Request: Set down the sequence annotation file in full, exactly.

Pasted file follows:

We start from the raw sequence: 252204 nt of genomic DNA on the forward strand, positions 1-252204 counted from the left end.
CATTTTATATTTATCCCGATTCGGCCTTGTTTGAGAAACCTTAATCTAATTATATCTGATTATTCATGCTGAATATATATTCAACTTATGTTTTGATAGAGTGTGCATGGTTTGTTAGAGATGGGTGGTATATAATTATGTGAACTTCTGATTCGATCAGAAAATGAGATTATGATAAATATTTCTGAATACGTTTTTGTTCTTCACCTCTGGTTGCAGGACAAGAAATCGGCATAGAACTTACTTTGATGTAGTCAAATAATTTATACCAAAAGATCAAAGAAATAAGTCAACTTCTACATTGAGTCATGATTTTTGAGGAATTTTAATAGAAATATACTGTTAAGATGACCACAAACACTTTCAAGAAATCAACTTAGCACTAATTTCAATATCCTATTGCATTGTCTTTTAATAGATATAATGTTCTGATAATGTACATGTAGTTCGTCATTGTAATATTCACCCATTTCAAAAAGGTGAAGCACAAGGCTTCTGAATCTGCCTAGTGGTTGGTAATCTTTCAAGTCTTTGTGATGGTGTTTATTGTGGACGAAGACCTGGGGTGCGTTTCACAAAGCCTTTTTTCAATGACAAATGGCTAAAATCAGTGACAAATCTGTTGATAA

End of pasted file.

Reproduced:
We start from the raw sequence: 252204 nt of genomic DNA on the forward strand, positions 1-252204 counted from the left end.
CATTTTATATTTATCCCGATTCGGCCTTGTTTGAGAAACCTTAATCTAATTATATCTGATTATTCATGCTGAATATATATTCAACTTATGTTTTGATAGAGTGTGCATGGTTTGTTAGAGATGGGTGGTATATAATTATGTGAACTTCTGATTCGATCAGAAAATGAGATTATGATAAATATTTCTGAATACGTTTTTGTTCTTCACCTCTGGTTGCAGGACAAGAAATCGGCATAGAACTTACTTTGATGTAGTCAAATAATTTATACCAAAAGATCAAAGAAATAAGTCAACTTCTACATTGAGTCATGATTTTTGAGGAATTTTAATAGAAATATACTGTTAAGATGACCACAAACACTTTCAAGAAATCAACTTAGCACTAATTTCAATATCCTATTGCATTGTCTTTTAATAGATATAATGTTCTGATAATGTACATGTAGTTCGTCATTGTAATATTCACCCATTTCAAAAAGGTGAAGCACAAGGCTTCTGAATCTGCCTAGTGGTTGGTAATCTTTCAAGTCTTTGTGATGGTGTTTATTGTGGACGAAGACCTGGGGTGCGTTTCACAAAGCCTTTTTTCAATGACAAATGGCTAAAATCAGTGACAAATCTGTTGATAA